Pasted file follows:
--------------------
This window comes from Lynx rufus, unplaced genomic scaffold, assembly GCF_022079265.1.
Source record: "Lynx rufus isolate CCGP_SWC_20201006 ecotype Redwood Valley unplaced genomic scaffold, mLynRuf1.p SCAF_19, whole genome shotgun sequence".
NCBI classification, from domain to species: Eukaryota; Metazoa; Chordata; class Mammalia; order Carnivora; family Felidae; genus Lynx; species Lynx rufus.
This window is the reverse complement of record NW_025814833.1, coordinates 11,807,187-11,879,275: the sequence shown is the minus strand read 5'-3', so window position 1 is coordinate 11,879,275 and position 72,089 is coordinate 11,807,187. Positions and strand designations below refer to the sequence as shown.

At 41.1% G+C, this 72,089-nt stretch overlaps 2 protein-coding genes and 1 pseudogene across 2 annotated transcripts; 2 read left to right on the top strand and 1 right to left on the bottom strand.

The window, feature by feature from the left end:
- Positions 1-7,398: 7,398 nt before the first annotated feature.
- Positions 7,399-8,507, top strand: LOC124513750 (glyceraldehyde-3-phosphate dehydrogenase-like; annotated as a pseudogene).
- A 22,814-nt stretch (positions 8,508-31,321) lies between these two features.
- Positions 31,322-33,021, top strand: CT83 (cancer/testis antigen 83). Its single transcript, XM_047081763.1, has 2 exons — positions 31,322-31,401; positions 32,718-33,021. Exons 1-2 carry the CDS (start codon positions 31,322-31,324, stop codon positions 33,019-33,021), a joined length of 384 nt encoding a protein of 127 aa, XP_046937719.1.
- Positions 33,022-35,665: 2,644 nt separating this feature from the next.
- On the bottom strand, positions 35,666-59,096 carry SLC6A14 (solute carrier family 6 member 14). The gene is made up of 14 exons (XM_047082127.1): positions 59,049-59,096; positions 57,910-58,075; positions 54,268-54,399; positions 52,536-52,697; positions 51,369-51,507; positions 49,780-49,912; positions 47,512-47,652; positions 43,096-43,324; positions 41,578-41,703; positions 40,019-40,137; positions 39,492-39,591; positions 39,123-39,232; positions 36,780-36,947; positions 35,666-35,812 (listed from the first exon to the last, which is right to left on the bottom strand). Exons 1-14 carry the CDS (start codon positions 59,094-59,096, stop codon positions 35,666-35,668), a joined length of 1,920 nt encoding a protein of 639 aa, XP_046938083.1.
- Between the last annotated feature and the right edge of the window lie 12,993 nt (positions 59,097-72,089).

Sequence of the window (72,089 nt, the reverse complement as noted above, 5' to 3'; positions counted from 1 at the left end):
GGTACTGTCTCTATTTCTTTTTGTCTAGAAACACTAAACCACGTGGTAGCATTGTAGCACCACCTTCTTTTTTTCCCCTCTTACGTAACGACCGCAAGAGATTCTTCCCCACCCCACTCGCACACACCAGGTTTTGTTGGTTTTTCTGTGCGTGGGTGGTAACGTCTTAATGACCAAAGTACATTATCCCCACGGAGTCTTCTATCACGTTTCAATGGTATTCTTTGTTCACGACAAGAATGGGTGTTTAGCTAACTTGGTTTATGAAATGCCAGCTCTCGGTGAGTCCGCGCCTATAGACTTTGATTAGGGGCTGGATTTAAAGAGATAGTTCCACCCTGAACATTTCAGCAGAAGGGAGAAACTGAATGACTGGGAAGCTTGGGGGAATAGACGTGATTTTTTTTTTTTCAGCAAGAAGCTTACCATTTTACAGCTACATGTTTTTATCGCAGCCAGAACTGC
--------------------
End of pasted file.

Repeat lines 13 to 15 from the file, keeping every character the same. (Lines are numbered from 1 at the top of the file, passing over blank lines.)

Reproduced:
- Between the last annotated feature and the right edge of the window lie 12,993 nt (positions 59,097-72,089).

Sequence of the window (72,089 nt, the reverse complement as noted above, 5' to 3'; positions counted from 1 at the left end):
GGTACTGTCTCTATTTCTTTTTGTCTAGAAACACTAAACCACGTGGTAGCATTGTAGCACCACCTTCTTTTTTTCCCCTCTTACGTAACGACCGCAAGAGATTCTTCCCCACCCCACTCGCACACACCAGGTTTTGTTGGTTTTTCTGTGCGTGGGTGGTAACGTCTTAATGACCAAAGTACATTATCCCCACGGAGTCTTCTATCACGTTTCAATGGTATTCTTTGTTCACGACAAGAATGGGTGTTTAGCTAACTTGGTTTATGAAATGCCAGCTCTCGGTGAGTCCGCGCCTATAGACTTTGATTAGGGGCTGGATTTAAAGAGATAGTTCCACCCTGAACATTTCAGCAGAAGGGAGAAACTGAATGACTGGGAAGCTTGGGGGAATAGACGTGATTTTTTTTTTTTCAGCAAGAAGCTTACCATTTTACAGCTACATGTTTTTATCGCAGCCAGAACTGC